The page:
Friday, November 28, 2008
COLUMN: Winter Whine
Well, it's official. We're not even out of November, and winter has already sucked the life out of me. I'm sitting here absolutely bereft of ideas staring at a Notepad screen that's the same gross off-white as the sky outside. Dear Sun, wish you were here. Love, Shane.
Yes, I know winter doesn't officially start until December 21st. But I tell you what -- you step on outside without a coat on right now and tell me how it's still autumn, I dare ya. There's a harsh reality out there, people. It's a truth that educators and them fancy word-books don't like to speak of. Me? I call it like I see it:
Autumn is shrinking.
This year, fall was officially ONE day long. You remember the week, right? On Monday, it was 70 degrees out and we were all running around with short sleeves high-fiving each other about our collective awesomeness. By Wednesday of that week, it was 20 degrees out and we were shivering in winter coats looking up for courtesy nooses to drop from the heavens.
Now there's nothing left to do but sit around and take bets on when our first Crippling Ice Storm of the season will hit. At this rate, I'm thinking pre-Christmas. Fa la la la la.
I've been deep in a winter whine for nigh on a week now, starting on the day I was five minutes late for work because I couldn't find my ice scraper in the bowels of my back seat debris pile. My friend Linn suggested the other day that perhaps I have Seasonal Affective Disorder. I've self-diagnosed myself with many a malady over the years, but the uninformed and irresponsible part of my brain naturally assumed that Seasonal Affective Disorder was something made up by mental health professionals. You know, for the sole purpose of high-fiving each other for finally creating a clinical depression that can be abbreviated S.A.D.
According to Yahoo, SAD is a type of depression that affects a person during the same season each year. If you have SAD, you may: Feel sad (check,) grumpy (check,) moody (check,) and lose interest in your usual activities (such as stepping foot outdoors? Then check.)
My favorite bit? "Experts are not sure what causes SAD." Well, experts, here's a hint: It's flippin' FREEZING outside. You can't DO anything because it's cold out. You don't WANT to do anything because it's cold out. Going ANYWHERE and doing ANYTHING involves going outside, which I don't want to do because it's cold out. Maybe, just perhaps, people have SAD because it's cold out. Something tells me there's not a lot of Floridians with SAD.
I was never this much of a winter fuddy-duddy. In fact, I used to really like winter. But how I viewed winter has changed dramatically over the years:
IN GRADE SCHOOL, WINTER = Snow! Fun! Sledding! No school! Christmas! Snow angels! Moon boots!
IN HIGH SCHOOL, WINTER = Girls! Girls! Girls! Girls! Girls! Girls! (Okay, I was a little one-track in high school, regardless of season.)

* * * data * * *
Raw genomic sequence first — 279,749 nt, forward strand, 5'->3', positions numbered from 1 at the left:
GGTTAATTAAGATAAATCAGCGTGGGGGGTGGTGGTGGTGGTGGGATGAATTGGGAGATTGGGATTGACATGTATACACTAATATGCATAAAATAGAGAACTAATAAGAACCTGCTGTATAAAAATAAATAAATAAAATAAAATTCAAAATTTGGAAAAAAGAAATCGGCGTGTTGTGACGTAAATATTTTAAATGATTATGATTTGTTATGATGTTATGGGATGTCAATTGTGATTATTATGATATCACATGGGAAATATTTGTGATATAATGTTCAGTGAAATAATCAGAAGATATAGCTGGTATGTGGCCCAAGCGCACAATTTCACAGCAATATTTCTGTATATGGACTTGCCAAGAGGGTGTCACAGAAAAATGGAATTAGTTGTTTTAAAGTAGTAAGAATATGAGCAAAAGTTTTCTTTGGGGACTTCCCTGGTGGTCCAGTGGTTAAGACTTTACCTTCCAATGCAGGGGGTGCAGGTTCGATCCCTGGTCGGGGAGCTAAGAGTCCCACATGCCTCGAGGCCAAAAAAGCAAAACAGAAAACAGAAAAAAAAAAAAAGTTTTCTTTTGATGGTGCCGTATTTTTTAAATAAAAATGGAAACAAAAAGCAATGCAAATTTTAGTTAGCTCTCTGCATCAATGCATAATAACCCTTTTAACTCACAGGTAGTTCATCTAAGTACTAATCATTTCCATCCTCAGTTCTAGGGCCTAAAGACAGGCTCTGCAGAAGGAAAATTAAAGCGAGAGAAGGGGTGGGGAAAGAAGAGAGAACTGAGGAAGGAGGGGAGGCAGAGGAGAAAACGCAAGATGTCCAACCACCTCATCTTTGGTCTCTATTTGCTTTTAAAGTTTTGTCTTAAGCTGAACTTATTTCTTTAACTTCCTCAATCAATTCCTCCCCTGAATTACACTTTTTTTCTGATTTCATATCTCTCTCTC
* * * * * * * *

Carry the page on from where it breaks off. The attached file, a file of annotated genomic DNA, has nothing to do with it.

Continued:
IN COLLEGE, WINTER = No parents! More girls! No parents! More girls! (Maybe I'm just a little pathetic.)
IN ADULTHOOD, WINTER = Snow! (And here lies the downfall of the written word. The grade school "Snow!" was said with wide-eyed enthusiasm and excitement. The adulthood "Snow!" is uttered with more of a shock, disdain, and overall hatred for nature.) And of course with snow comes ice, which means I can look forward to (a) my car being unable to scale my vertical incline driveway, and (b) my annual Three-Stooges-esque icy butt-bruising pratfall of the year. And with snow and ice comes the bone-chilling cold that's already resulted in my first sore throat of the season.
How did the early dwellers of this area survive these gnarly winters? Chief Black Hawk didn't exactly take time out from leading the Sauk to sit around a space heater for four months out of the year. Obviously, Black Hawk didn't have time to whine about the winter months -- clearly, he was far too busy founding a college, a car dealership, and a state bank.
(Unrelated Soapbox Sidebar: Obviously I'm being ignorant. But this type of ignorance is what Chief Black Hawk's legacy could turn into for future generations if the governor of Illinois -- the only official I've ever regretted voting for -- follows on his plan to close the Hauberg Indian Museum at the Blackhawk State Historic Site. Sign a petition if you haven't already.)
As much as I hate winter, I guess I have a hard time envisioning life without it. After all, Christmas without seeing your breath is just wrong. A good friend of mine recently put it into perspective. She's lived her entire life just outside of Los Angeles, and she recently drove up to the California mountains to see and play in snow for the first time ever. She described it as a winter wonderland -- but then she sent photos. There she was with her boyfriend, making snowmen out of a total ground accumulation that we would refer to as a hard frost. Seriously, there's more snow in the frozen food aisle of your local Hy-Vee than what they were romping around in. So I suppose if one person can find magic in a scattered clump of white, we should at least be able to find an upside to the inevitable blizzards to come.
For now, though, I'm just happy whining about it.